[Date Prev][Date Next][Thread Prev][Thread Next][Date Index][Thread Index]
[ih] Who Paid for the Internet? (was Re: sad news: Peter Kirstein)
and then, there was this:
*Data Network Raises Monopoly Fear*
By JOHN MARKOFF
The New York Times
December 19, 1991
Soon after President Bush signed legislation calling for the creation of a
nationwide computer data "superhighway," a debate has erupted over whether
the Government gave an unfair advantage to a joint venture of I.B.M. MCI
that built and manages a key part of the network.
The venture, known as Advanced Network and Services, manages a network
called NSFnet, which connects hundreds of research centers and
universities. NSFnet also manages links to dozens of other countries. All
these networks are collectively known as Internet.
Some private competitors say Advanced Network and Services uses its favored
position to squeeze them out of the data-transmission market by
establishing rules that make it difficult to connect to NSFnet.
*Traffic Has Doubled*
NSFnet was founded by the National Science Foundation, a Federal agency,
and is composed of leased telephone lines that link special computers
called routers, which transmit packages of data to three million users in
33 countries. Data traffic over the NSFnet backbone has doubled in the last
The Government wants to develop a national data highway for electronic
commerce, digital video transmissions to homes and vast electronic
libraries that could be drawn on by the nation's schools.
Advanced Network and Services, based in Elmsford, N.Y., was set up last
year as a nonprofit corporation with $10 million from the International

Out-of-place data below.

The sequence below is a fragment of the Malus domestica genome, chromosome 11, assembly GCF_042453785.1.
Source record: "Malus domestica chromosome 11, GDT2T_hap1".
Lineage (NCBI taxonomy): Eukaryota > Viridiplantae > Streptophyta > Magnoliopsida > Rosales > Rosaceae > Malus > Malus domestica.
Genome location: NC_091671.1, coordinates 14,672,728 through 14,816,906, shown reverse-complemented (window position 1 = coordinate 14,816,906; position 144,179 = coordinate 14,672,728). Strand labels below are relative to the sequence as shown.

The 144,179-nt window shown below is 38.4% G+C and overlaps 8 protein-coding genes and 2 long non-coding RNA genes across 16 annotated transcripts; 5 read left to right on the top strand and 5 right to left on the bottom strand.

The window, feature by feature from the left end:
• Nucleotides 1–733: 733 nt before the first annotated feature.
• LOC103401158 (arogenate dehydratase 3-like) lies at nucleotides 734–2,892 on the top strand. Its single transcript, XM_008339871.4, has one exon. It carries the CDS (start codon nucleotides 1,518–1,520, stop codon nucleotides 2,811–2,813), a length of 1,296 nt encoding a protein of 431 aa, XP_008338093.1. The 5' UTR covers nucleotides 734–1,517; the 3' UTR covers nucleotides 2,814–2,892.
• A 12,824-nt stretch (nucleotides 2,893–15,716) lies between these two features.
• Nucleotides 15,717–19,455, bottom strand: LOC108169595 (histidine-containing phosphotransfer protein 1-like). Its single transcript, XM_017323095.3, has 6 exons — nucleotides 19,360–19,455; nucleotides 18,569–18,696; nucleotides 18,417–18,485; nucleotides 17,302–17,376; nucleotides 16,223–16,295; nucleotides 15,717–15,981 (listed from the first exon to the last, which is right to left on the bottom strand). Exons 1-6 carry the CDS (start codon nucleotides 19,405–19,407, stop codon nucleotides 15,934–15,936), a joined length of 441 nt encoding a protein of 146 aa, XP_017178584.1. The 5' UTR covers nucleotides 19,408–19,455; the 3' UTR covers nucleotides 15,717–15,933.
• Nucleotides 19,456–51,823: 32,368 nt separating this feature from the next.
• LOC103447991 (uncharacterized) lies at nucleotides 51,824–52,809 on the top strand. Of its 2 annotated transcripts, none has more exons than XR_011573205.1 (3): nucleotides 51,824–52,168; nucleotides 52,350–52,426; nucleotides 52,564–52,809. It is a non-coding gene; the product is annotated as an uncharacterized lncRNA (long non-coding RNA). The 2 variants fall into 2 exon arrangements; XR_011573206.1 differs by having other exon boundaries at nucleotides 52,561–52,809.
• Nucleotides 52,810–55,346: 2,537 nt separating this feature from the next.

Business Machines Corporation and the MCI Communications Corporation.
Earlier this year it set up a for-profit subsidiary, called ANS CO+RE
(pronounced core), to sell computer network services. That led some
competitors to complain that Advanced Network and Services would be able to
compete unfairly because of its arrangement with the Government.
*Fear Loss of Innovation*
People involved in planning for a national data network say it is essential
to provide for fair competition, which will lead rival companies to offer
creative and entrepreneurial services in the hope of building market share.
Without competiton, they say, the Government will have created a monopoly
that has little incentive to innovate.
"This is the first major communication business to be born under the
deregulation era," said David Farber, a computer scientist at the
University of Pennsylvania and a pioneer in data networking. "This hasn't
happened since the growth of the telephone industry. You want it to be a
business that doesn't repeat the errors of the past."
In recent years, the National Science Foundation has tried to shift its
operations and ownership of NSFnet to Advanced Network and Services. And it
will try to establish competition through contracts for networks to compete
with NSFnet next year.
But there is no level playing field, complained William L. Schrader,
president of Performance Systems International Inc., a Reston, Va., company
that provides commercial data connections to Internet. He made public two
letters between officials of Advanced Network and Services and the National
Science Foundation that he said gave the company unfair control over access
to the network. The result, he added, was that the Government turned over